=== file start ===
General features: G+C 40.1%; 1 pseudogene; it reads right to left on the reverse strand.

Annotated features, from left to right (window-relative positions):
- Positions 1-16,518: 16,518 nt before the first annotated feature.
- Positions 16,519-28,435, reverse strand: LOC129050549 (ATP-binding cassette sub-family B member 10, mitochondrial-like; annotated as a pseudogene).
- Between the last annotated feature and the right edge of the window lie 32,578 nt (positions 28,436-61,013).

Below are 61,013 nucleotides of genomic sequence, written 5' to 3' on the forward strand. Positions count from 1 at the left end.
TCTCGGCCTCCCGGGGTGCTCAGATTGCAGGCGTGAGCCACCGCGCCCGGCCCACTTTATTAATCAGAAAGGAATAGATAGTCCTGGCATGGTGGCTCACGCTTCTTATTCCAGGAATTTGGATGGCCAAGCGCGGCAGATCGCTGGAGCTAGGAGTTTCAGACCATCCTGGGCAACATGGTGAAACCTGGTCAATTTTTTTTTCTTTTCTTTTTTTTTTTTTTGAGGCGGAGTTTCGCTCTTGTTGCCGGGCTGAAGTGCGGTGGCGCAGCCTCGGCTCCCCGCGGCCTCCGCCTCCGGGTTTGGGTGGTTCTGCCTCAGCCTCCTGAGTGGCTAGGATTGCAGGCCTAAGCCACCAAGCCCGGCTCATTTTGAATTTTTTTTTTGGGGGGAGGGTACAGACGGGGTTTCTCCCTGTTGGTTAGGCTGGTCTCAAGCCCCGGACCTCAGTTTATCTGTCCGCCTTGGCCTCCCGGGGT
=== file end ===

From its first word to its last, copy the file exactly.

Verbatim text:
General features: G+C 40.1%; 1 pseudogene; it reads right to left on the reverse strand.

Annotated features, from left to right (window-relative positions):
- Positions 1-16,518: 16,518 nt before the first annotated feature.
- Positions 16,519-28,435, reverse strand: LOC129050549 (ATP-binding cassette sub-family B member 10, mitochondrial-like; annotated as a pseudogene).
- Between the last annotated feature and the right edge of the window lie 32,578 nt (positions 28,436-61,013).

Below are 61,013 nucleotides of genomic sequence, written 5' to 3' on the forward strand. Positions count from 1 at the left end.
TCTCGGCCTCCCGGGGTGCTCAGATTGCAGGCGTGAGCCACCGCGCCCGGCCCACTTTATTAATCAGAAAGGAATAGATAGTCCTGGCATGGTGGCTCACGCTTCTTATTCCAGGAATTTGGATGGCCAAGCGCGGCAGATCGCTGGAGCTAGGAGTTTCAGACCATCCTGGGCAACATGGTGAAACCTGGTCAATTTTTTTTTCTTTTCTTTTTTTTTTTTTTGAGGCGGAGTTTCGCTCTTGTTGCCGGGCTGAAGTGCGGTGGCGCAGCCTCGGCTCCCCGCGGCCTCCGCCTCCGGGTTTGGGTGGTTCTGCCTCAGCCTCCTGAGTGGCTAGGATTGCAGGCCTAAGCCACCAAGCCCGGCTCATTTTGAATTTTTTTTTTGGGGGGAGGGTACAGACGGGGTTTCTCCCTGTTGGTTAGGCTGGTCTCAAGCCCCGGACCTCAGTTTATCTGTCCGCCTTGGCCTCCCGGGGT